Also honored were the three percussionists for the Des Moines-based thrash rock band Slipknot, and Alice DeBuhr from Mason City who was the original drummer in the L.A.-based all female rock band Fanny. There was also an homage paid to John "JR" Robinson, an in-demand session drummer from Creston. Robinson has been called "The Most Recorded Drummer in the World" and has played on hit records with singers such as Chaka Khan, Lionel Richie, The Pointer Sisters, Michael Jackson, Madonna and Barbra Streisand. He has also worked as Quincy Jones' session drummer since 1979 and has also played drums on dozens of movie soundtracks and music scores. Although the displays were a little confusing and somewhat scattered in their appearance, it was still sort of interesting to learn about some of the famous drummers who once called Iowa home.
The museum also showcased an exhibit that honored the Great Lakes Recording Company, a studio that, when it opened in 1965, was only one of two recording facilities in the state of Iowa. The original studio was in nearby Milford and recorded over 150 singles and over 40 albums for either the IGL, Iowa or Sonic labels. A number of regional rock bands from around the Midwest came to Great Lakes Recording to record songs. Dee Jay and Runaways had a hit song that made the Billboard Top 40 chart - "Peter Rabbit" - that was recorded at Great Lakes Recording, as was the Pete Klindt Quintet's mid-60's hit "Walking Proud".
The Iowa Rock and Roll Museum also featured an exhibit of 14 guitars that were each signed by annual inductees of the Hall of Fame. The 14 guitars (now 15) bore the signatures of inductees since 1999. I couldn't get past the fact that each of the guitars were beautiful instruments never to be played.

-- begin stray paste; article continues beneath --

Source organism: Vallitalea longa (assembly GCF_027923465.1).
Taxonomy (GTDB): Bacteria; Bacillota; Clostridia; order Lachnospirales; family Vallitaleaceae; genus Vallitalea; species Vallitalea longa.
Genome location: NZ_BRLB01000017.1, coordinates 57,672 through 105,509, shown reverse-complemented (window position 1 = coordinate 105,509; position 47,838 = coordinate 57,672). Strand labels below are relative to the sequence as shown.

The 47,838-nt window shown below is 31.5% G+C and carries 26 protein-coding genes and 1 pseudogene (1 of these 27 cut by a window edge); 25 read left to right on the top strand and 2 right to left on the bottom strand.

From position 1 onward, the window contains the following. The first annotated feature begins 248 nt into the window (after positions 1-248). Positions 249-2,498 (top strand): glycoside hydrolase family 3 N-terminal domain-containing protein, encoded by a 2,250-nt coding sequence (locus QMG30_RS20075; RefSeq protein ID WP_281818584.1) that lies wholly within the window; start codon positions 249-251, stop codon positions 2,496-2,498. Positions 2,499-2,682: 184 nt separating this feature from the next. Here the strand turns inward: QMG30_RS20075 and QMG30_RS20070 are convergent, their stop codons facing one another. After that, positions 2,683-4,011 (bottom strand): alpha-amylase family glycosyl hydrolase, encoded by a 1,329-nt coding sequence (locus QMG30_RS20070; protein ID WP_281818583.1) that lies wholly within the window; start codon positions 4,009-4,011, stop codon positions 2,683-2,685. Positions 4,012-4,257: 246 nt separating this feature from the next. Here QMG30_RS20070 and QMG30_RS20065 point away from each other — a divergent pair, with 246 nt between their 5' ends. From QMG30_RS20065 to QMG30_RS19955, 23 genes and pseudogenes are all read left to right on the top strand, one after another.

There was also a display of clothing that some Iowa Rock and Roll Hall of Fame bands wore back in the 60's. Many bands coordinated their wardrobe so they all dressed alike when playing music. There's also an old working jukebox that features music from the 60's. Numerous pictures, records, plaques and other memorabilia are tastefully crammed into the museum.
Interestingly, we were told by a lady working with Connie Mueller that day that the creaky floor we were standing on in the center to the front of the museum was a restored piece of the old floor at the original Roof Garden Ballroom. "They found it in a heap after the original Roof Garden was gone," she told us. "This part of the floor was the biggest piece they could find, but it was covered in bird poop and sort of weathered from the elements." She said when they built the museum they put the floor in to be part of the display. "So you can say you actually stood on the floor of the Roof Garden Ballroom," she proudly exclaimed.
OK, so it wasn't the Rock and Roll Hall of Fame out in Cleveland (a place that we visited about 8 years ago). It took us about 30 minutes, tops, to go through the museum - and that included looking around the new Roof Garden Ballroom and chatting with the ladies in the museum. But for a kid growing up in a rock and roll culture of the 60's with three older sisters and an older brother that played rock music on the car radio or on the Zenith transistor radio that we had around the house, it was a pretty neat experience. I think it's definitely worth the buck a head admission fee. Heck, I would have paid TWO BUCKS to experience Iowa Rock and Roll Hall of Fame museum.